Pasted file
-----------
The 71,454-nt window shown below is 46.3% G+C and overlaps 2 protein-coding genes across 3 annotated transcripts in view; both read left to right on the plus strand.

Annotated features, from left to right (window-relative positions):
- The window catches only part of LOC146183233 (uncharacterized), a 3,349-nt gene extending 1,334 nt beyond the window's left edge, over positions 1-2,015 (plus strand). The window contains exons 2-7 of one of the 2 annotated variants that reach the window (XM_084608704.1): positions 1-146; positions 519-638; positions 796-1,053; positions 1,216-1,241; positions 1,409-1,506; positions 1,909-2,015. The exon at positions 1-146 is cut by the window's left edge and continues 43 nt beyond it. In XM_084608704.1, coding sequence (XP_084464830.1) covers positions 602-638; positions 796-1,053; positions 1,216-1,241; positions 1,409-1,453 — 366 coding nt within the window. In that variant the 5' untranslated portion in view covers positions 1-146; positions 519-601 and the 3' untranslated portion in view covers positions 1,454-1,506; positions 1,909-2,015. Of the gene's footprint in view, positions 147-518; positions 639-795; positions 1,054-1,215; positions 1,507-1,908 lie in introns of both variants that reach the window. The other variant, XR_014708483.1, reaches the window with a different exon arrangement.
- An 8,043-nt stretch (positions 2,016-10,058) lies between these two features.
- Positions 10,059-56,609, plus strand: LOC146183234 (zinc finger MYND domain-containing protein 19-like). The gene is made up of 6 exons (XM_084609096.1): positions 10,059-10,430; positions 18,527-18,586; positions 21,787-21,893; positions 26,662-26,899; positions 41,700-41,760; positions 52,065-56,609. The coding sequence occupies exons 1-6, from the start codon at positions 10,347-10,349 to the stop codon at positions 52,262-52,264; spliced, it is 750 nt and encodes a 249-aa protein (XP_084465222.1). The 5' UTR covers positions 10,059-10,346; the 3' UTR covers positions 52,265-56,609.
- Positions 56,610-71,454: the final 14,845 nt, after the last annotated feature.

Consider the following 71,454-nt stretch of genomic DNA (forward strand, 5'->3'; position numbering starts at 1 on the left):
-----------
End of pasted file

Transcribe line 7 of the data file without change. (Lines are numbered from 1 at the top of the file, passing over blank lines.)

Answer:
Consider the following 71,454-nt stretch of genomic DNA (forward strand, 5'->3'; position numbering starts at 1 on the left):